The title, however, was just a draw to get the audience hooked, as all excitement and potential was squandered after a promising opening bit thanks to the introduction of the host Nigel.
Kermit, he is not.
There are quite a few similarities between this pilot and the eventual show, including the first appearances of many key players (such as Sam the Eagle, the Electric Mayhem, the Swedish Chef, Statler and Waldorf). A couple of segments would later find a home on the regular show, including a sketch that would inspire "Pigs in Space." But the feel of the show was very different from what was to come and Nigel is to blame.
The show is modeled after the fast-paced variety show Laugh-In where skits and one-liners come a mile-a-minute, never pausing to rest. The scenes in this episode are very short, usually cutting away once the punchline is delivered, with longer sketches being broken up into multiple parts. Yet, even with the speedy editing, the show seems to move at a snail's pace, thanks to Nigel. Like Kermit, he is here to put on a show, but he lacks Kermit's enthusiasm and excitement. He speaks with a monotone voice and seems bored at the prospect of hosting the show. Whenever the camera cuts to the backstage shenanigans, he is in the middle of playing various board games with Sam and Floyd.
Unlike the show it would spawn, Sex and Violence does not feature a celebrity guest. Instead, the plot revolves around the arrival of the Seven Deadly Sins for the finale. Perhaps Nigel's blandness was supposed to stand in contrast to the Seven Sins' behavior, poking fun at the notion that the audience only wants to see sex and violence. Whatever the case, the Sins are brilliantly designed characters and it is a shame we never saw these puppets again.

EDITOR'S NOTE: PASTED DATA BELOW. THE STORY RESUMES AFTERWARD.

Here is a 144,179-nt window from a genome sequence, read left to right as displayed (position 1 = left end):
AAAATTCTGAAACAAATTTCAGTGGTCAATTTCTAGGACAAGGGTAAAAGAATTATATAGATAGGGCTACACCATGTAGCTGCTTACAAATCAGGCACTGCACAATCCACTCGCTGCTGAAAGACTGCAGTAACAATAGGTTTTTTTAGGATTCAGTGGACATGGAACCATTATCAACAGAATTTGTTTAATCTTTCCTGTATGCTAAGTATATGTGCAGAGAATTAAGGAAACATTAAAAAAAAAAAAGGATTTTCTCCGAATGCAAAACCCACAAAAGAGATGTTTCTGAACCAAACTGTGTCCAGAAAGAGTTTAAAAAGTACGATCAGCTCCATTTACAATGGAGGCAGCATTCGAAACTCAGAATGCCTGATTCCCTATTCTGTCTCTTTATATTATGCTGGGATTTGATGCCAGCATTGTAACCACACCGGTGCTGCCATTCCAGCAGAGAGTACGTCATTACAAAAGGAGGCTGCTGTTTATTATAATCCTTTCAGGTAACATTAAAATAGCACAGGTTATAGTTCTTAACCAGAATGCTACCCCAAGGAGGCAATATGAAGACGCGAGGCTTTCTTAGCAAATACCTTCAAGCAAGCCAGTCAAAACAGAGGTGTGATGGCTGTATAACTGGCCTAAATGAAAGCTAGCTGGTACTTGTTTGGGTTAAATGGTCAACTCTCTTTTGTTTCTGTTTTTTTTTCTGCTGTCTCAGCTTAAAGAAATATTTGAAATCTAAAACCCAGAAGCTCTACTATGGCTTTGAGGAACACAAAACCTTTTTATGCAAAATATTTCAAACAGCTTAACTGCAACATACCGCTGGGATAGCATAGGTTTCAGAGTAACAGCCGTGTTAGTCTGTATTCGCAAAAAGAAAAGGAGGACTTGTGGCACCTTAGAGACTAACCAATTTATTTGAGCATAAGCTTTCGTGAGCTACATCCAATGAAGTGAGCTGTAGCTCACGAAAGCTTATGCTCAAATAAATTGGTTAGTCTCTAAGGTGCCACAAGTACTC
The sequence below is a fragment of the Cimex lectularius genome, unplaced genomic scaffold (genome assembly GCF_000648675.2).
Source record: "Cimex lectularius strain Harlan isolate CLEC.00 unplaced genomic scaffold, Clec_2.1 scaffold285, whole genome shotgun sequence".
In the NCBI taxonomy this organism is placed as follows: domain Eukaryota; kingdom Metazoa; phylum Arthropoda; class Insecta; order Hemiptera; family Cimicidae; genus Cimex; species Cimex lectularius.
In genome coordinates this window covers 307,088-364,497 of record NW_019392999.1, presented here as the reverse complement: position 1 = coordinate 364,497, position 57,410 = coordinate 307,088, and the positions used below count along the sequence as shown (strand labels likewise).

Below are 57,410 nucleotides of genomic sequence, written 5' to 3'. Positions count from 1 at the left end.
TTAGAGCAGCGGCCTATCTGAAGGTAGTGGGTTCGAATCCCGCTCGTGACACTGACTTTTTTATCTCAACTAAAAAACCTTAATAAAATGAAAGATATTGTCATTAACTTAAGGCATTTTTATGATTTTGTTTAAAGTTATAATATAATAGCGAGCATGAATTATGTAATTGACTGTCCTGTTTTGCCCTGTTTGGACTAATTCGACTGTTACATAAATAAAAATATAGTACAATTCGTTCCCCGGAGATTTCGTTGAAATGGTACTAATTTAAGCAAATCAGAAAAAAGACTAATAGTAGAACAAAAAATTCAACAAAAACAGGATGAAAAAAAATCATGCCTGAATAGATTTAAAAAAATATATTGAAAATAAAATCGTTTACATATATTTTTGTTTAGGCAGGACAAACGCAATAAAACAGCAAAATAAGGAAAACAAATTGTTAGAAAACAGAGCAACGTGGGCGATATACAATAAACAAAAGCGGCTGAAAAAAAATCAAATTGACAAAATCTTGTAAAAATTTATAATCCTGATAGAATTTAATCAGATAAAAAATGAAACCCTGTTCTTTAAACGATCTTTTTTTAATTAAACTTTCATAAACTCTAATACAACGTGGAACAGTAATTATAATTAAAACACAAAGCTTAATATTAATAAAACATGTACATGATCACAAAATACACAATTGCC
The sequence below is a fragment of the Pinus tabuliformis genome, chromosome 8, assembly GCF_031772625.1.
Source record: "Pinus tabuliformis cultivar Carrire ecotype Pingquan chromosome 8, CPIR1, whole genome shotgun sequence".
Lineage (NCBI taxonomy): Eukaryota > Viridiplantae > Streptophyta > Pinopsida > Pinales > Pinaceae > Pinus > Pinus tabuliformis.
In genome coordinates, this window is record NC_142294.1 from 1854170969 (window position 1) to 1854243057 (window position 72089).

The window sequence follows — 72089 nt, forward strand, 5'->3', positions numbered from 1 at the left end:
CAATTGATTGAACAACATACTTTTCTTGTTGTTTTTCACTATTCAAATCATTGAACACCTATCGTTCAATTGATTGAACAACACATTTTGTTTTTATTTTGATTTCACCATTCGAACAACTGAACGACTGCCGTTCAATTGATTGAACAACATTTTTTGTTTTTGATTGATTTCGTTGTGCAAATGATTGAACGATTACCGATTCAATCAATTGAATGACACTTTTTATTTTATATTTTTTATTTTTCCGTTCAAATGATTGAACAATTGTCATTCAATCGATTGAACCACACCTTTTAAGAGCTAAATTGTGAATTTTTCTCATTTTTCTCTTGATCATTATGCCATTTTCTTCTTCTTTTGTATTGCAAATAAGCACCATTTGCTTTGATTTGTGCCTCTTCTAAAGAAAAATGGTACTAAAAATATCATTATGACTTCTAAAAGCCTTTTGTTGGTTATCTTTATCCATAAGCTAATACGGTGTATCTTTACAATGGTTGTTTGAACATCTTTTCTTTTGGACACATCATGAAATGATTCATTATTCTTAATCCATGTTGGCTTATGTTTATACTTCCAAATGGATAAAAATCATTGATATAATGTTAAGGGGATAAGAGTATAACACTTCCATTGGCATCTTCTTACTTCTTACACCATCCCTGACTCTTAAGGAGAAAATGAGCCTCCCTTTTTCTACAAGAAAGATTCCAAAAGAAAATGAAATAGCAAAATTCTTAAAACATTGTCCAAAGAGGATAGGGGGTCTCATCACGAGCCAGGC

The Seven Deadly Sins: Avarice, Envy, Vanity, Lust, Gluttony, Sloth, and Anger.
There are a couple of other great moments in the show that are not bogged down by Nigel's dry presence. Cameos from Kermit, Rowlf the Dog, and Bert during the "At the Dance" segments are very welcome. The "Theater of Things" spot using only pencils and a ruler had some great puns and would have been a great recurring segment on the series (using other items of course). But the best moment would have to be the "For the Birds" sketch.
Music is noticeably absent from this show (save for some background music and the Electric Mayhem's number) so many of the typical Muppet skits fall flat. But "For the Birds" makes the use of its lack of songs by allowing the entire cast to show how clever and lyrical the use of simple dialogue can be. Each bird has a different "cry" that sounds like a common phrase which is then repeated throughout the scene. The story is played out through the use of varying inflections, creating a brilliant moment amidst the slow chaos of the surrounding show. Surprisingly, this segment was never repeated, although the birds would reappear from time to time when birds were needed. It wasn't until the recent Muppet Show comic book's adaptation of Peter Pan where the birds could once again reference this lost sketch in its full glory.
Read this in Jerry Nelson's, Richard Hunt's, Frank Oz's, Fran Brill's, Dave Golez's, and Jim Henson's voices accordingly.
It was moments like this that allowed the producer Lord Lew Grade to make the decision to put The Muppet Show on the air, which allowed for many improvements in quality. The old hecklers were no longer confined to their living room, creativity was allowed to flow, and Nigel was replaced with the far more charismatic Kermit. But don't worry about Nigel, he got a new job as the conductor of the Muppet Orchestra for the entire series. He may not have become a star, but at least he was able to bring music to the show. Not every Muppet is memorable, but each one is essential.
For without him, there would be no one to conduct the Muppet Show Theme Song!